What with Shetland language problems and my recent travels to Geneva, now might be a good time to muse on how hard it is not to understand. And how I never really expected this to happen to me. I could happily stay where I know the language. Why go anywhere else?
But language can hit you everywhere. You don’t need ditches in Shetland, muckle or otherwise. You could move from Brighton to Manchester, say. That way you might not grasp what the man who just rang your doorbell is trying to say. Perhaps he’s wanting to clear your drains. Perhaps not.
An interpreter is always good to have.
I’ve always felt comfortable flying between Britain and the Nordic countries, because no matter what language they’d speak on the plane, I’d understand. Now that I fly to Geneva instead, I only understand half of the announcements. None at the airport, because of the heavily accented English spoken. This is not a criticism, just an observation. (At the gate last week they were busy rebuilding the shop area, asking passengers for their comprehension…)
It’s the complete opposite of using Copenhagen airport where they seem to have made a point of employing bilingual Swedish/Danish speakers even for menial jobs like the cafeteria pay desk. And it goes without saying that they speak English.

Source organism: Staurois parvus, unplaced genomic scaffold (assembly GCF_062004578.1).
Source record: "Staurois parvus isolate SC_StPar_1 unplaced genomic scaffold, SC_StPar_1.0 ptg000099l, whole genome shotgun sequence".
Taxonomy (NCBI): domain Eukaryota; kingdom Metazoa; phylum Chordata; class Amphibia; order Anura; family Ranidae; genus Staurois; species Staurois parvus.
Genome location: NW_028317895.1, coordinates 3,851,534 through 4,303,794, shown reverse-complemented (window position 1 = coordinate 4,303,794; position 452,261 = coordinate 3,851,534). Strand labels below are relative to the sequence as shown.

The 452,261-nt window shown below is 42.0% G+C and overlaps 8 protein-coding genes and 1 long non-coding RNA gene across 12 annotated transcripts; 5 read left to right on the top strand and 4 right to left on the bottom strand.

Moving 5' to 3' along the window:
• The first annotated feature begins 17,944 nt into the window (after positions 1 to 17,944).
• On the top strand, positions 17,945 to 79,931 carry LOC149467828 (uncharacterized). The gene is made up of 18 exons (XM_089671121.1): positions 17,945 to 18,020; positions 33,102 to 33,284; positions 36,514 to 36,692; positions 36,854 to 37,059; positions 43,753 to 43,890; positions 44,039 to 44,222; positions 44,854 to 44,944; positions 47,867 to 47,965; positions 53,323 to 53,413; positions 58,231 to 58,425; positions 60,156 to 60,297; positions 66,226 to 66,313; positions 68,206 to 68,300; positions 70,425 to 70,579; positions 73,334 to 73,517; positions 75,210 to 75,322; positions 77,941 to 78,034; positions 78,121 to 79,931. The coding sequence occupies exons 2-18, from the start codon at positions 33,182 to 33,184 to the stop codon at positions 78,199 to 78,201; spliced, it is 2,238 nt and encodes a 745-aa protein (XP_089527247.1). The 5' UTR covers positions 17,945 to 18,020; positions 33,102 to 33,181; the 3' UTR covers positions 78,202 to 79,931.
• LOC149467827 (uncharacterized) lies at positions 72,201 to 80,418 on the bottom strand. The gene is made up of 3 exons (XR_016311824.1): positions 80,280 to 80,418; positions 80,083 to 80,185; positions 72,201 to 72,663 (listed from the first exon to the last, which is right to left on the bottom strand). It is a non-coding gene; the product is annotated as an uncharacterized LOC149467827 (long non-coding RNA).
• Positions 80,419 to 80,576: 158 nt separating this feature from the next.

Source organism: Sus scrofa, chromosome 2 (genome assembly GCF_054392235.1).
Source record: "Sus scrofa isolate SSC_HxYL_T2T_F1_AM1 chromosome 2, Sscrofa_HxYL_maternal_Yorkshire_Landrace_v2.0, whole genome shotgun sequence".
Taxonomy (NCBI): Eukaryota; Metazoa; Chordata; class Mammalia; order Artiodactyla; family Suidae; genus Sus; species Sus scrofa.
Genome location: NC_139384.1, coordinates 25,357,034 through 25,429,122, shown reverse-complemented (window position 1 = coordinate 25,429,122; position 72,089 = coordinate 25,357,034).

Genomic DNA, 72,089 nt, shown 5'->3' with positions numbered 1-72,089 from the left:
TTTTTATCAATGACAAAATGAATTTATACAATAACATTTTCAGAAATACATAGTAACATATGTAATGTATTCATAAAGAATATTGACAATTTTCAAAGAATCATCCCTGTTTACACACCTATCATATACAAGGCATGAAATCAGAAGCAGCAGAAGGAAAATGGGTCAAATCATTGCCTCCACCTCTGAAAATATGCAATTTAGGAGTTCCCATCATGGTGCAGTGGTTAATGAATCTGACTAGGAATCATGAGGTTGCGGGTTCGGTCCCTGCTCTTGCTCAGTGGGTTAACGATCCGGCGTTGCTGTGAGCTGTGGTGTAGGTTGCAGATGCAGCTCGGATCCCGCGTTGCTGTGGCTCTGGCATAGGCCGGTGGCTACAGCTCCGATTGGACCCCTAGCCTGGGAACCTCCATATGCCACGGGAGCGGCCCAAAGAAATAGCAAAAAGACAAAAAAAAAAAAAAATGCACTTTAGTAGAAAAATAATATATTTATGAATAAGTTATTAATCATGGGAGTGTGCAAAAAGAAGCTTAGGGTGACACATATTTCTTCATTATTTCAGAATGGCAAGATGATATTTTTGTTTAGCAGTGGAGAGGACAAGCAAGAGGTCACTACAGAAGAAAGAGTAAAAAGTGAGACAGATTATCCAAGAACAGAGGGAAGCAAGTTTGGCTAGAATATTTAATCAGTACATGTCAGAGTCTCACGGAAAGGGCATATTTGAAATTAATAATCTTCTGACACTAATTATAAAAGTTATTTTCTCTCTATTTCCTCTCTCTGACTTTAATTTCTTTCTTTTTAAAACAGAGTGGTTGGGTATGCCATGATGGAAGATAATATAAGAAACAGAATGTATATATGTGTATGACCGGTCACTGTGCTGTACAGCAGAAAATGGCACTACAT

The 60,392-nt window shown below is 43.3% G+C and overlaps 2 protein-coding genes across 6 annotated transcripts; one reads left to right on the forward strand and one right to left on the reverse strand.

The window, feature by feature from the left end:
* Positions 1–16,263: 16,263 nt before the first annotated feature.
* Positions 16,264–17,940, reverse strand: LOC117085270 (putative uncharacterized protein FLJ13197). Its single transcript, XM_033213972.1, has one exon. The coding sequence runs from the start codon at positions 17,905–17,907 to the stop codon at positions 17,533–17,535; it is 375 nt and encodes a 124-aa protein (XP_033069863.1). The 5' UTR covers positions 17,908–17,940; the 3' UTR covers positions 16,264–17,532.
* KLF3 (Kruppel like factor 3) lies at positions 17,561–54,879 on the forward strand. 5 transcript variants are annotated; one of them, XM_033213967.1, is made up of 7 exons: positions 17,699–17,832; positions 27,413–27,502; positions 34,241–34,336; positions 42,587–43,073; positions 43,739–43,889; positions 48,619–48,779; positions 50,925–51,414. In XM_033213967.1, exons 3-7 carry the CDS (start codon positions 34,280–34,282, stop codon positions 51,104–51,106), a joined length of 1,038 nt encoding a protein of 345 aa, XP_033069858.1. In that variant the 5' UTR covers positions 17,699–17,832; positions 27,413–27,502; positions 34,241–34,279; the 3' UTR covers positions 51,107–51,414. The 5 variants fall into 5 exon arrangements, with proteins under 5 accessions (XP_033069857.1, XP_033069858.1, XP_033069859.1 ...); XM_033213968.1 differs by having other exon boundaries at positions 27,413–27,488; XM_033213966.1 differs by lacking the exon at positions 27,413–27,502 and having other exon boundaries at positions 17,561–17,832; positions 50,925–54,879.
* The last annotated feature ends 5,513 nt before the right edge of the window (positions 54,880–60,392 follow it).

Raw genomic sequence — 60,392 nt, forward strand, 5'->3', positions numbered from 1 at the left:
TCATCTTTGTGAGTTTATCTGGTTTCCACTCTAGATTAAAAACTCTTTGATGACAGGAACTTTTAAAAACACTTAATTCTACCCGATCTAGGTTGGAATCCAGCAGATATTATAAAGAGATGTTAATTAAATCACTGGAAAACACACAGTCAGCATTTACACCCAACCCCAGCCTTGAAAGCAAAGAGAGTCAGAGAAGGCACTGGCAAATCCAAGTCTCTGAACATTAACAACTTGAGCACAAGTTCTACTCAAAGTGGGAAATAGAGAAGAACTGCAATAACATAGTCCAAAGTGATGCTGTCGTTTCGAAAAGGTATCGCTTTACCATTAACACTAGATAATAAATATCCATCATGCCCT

As for being out and about in Geneva it’s very hit and miss. Strangely, university admin staff seem to speak very little English, while taxi drivers and staff at the cinema, where it can be a struggle to find an un-dubbed film, do. I found I was able to order lunch at the Indian restaurant just fine, but needing to speak to the other person queueing by the toilets required skills I don’t have. (I went into the one for garçons, anyway. Much to her horror.)
At some point I could even be forced to use an interpreter here, at ‘home.’ One of Son’s first paid language tasks was to go and ask an elderly Swedish woman what she needed. She had lost her ability to speak English, and communicated exclusively through her daughter, and social services needed someone neutral to check that what they were being told was correct.
It’s a scary thought.